Then, after the work had been severely damaged, Terry Semel, then Yahoo's chairman and CEO, had his people call the artist to report he was unhappy with the work and wanted it removed. Coming after the work was damaged, it's difficult to assess whether Mr. Semel's feelings about the work are based on the way it originally looked or how it looked after weed-whackers altered it (the WSJ reports that at least half the artificial wires had been cut). He reportedly wouldn't comment for the WSJ article.

Keep in mind that the concept for the piece was to reference the natural wetlands around the property. Here is what the piece looked like before the weed-whackers were sent in (top) and then after Yahoo attempted to mitigate the damage (on their own, without the artist's involvement) by replacing the long grass with something else (bottom):

What's most confusing about the story is how Mr. Semel's original feeling that the work should be removed evolved to the company's current statement that, with their own alterations, they're now happy with it and it can stay. OK, so that's perhaps not all that confusing. Mr. Semel is no longer the CEO. He's been replaced by Jerry Yang, who isn't commenting either though. As the article notes, Sharon called Mr. Yang in an effort to resolve the issue without lawyers, but he didn't return her call.

To my eye, there's nothing about the alterations to the work that would justify Yahoo claiming they own a piece by Sharon Louden. The central concept, as well as the resolved aesthetic, of the work has been lost. As Sharon put it, they changed it into a bad putt-putt course.

Labels: VARA


Blogger Mark said...

This is a good example of why I have such respect for my colleagues that choose to attempt public art projects. It can be a very time consuming and exspensive process to submit yourself too, worse if you have to apease a community group or Government panel, but look what can happen down the road.

They really put themselves out there.

10/01/2007 09:51:00 AM  
Blogger prettylady said...

Yes, indeed. Besides the number of hoops you have to jump through to get a piece installed, nobody wants to maintain it, and they don't want you coming in to maintain it either.

The business with 'what grass to plant' chaps my hide. The artist knew what grass would be best, grass was an integral part of the piece, and they ignored her input and planted a different kind??!!! That's ridiculous! Any decent ecologist knows that the wrong kind of grass can destroy an ecosystem, as has been happening in California for decades!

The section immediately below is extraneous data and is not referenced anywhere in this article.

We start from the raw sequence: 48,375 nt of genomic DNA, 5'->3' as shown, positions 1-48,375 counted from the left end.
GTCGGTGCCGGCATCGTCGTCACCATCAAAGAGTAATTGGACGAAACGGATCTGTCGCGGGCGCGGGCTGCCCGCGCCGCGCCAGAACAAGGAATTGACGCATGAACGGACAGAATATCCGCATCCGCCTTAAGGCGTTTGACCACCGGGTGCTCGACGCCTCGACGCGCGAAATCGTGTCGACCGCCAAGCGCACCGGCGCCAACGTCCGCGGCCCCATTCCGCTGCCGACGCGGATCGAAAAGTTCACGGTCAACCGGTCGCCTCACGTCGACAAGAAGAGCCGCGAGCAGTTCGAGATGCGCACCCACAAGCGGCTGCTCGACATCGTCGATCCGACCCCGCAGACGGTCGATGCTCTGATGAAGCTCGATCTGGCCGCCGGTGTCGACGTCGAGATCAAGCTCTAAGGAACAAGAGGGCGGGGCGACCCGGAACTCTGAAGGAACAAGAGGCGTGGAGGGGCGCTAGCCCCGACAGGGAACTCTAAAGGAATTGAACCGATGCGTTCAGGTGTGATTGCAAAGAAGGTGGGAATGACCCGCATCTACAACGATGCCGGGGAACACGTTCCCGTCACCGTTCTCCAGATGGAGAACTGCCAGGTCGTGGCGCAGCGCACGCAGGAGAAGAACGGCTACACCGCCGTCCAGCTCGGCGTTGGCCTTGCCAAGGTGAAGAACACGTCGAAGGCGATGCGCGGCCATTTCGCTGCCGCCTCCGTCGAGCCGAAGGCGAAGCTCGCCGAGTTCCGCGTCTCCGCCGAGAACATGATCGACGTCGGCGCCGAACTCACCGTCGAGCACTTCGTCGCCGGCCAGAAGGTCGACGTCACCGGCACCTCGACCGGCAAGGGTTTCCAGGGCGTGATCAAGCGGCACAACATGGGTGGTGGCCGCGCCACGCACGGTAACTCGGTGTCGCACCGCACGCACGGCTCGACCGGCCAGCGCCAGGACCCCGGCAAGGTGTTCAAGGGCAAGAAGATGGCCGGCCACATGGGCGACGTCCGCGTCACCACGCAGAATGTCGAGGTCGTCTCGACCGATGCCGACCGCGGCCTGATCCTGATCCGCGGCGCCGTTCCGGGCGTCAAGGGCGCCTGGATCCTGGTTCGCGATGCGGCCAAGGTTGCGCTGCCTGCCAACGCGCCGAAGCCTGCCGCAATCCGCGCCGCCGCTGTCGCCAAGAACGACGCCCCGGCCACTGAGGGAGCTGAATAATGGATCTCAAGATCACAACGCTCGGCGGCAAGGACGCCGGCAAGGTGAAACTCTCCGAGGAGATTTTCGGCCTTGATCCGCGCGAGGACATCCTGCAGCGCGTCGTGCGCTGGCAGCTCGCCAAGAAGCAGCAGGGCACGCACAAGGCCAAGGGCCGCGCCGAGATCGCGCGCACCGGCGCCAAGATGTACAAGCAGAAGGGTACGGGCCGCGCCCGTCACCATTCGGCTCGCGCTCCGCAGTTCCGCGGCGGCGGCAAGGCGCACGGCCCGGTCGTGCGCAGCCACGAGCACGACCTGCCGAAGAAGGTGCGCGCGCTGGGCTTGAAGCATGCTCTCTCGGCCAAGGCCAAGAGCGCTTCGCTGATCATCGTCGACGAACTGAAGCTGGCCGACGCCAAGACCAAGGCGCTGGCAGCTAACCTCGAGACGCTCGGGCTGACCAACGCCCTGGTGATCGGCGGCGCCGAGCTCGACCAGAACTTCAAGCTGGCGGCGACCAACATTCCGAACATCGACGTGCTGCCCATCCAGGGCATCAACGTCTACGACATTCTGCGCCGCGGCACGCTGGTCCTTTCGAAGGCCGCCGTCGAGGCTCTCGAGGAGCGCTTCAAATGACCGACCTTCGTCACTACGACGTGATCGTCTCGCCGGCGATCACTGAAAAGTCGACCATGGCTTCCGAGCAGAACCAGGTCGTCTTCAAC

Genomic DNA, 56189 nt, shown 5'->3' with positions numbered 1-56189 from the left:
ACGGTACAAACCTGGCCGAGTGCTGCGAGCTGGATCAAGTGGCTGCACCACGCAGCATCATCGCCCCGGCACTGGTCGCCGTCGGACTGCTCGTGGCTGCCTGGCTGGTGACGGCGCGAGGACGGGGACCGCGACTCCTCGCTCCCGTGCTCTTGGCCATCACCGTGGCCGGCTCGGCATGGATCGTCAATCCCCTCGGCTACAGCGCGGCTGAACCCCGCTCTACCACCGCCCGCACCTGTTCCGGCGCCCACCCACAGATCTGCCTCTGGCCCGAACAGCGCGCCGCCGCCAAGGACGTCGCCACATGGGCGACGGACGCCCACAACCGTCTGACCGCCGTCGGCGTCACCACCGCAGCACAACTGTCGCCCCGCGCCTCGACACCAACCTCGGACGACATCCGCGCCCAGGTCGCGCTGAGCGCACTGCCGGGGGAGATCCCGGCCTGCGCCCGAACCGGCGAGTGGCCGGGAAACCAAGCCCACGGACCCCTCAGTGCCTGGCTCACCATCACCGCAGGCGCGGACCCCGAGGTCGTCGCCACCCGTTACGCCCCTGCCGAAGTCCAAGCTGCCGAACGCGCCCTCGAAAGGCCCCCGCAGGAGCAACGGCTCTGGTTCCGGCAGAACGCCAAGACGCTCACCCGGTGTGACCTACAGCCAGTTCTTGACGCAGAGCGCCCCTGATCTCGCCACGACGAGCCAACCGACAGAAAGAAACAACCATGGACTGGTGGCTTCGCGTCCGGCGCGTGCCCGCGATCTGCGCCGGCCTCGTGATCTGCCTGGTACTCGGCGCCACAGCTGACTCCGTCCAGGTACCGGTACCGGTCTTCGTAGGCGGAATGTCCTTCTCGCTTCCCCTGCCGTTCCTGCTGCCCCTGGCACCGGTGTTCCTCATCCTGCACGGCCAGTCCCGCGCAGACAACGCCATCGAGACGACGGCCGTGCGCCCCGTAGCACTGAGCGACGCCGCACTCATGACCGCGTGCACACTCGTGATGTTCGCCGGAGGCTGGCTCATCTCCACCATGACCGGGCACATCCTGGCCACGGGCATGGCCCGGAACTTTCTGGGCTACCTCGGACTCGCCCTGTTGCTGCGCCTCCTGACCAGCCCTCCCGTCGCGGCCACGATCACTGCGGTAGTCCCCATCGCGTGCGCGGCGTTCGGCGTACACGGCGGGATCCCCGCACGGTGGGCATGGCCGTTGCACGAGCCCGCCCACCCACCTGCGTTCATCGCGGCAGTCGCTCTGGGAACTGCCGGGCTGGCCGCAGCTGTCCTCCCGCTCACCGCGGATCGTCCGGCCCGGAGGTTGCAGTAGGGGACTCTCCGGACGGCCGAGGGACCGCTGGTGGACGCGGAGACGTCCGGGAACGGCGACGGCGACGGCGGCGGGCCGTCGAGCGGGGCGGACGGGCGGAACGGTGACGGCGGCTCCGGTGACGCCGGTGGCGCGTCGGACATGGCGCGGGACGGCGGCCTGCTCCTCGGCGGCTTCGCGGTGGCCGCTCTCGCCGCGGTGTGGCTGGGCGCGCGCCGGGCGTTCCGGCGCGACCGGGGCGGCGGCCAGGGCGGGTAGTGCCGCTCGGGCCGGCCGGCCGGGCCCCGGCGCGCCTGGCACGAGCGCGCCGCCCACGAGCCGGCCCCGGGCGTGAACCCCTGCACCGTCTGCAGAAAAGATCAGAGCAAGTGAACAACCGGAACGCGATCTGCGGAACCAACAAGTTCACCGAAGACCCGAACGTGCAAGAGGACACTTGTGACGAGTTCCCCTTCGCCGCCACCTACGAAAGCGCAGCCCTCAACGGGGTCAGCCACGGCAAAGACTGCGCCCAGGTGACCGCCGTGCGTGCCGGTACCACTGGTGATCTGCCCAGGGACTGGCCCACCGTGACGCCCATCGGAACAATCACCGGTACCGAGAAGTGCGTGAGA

Please give my deepest regards and sympathy to Sharon. If I were her, I would simply go and remove the piece myself. It looks horrible now, and does not properly represent her vision.

10/01/2007 10:31:00 AM  
Blogger Mark Creegan said...

Yes, and to rely on the corporation, school, or public institution to maintain your vision. How nerve wracking! It doesn't surprise me,having worked in a corporate environment, that an artist's sensibilities aren't considered. Especially ones this subtle. Great concept tho.

I wonder if there are corporations with better track records at maintaining public art installations?

10/01/2007 10:32:00 AM  
Blogger Edward_ said...

I wonder if there are corporations with better track records at maintaining public art installations?

That's a really good question. My initial guess would be that corporations with CEOs who are involved in the arts would be better at it, but given that Terry Semel is highly involved in the arts, I'm not sure that always makes that big a difference.

I'm not privvy to any additional information about Mr. Semel's feelings about this work than what's reported in the WSJ, and I highly doubt he was consulted when the decision was made to take the weed whackers to the installation, but I am surprised he hasn't gotten out ahead of this story in some manner.

10/01/2007 11:40:00 AM  
Anonymous Anonymous said...

The white things look the same to me, and grass she didn't choose has been replaced by a different grass she didn't choose.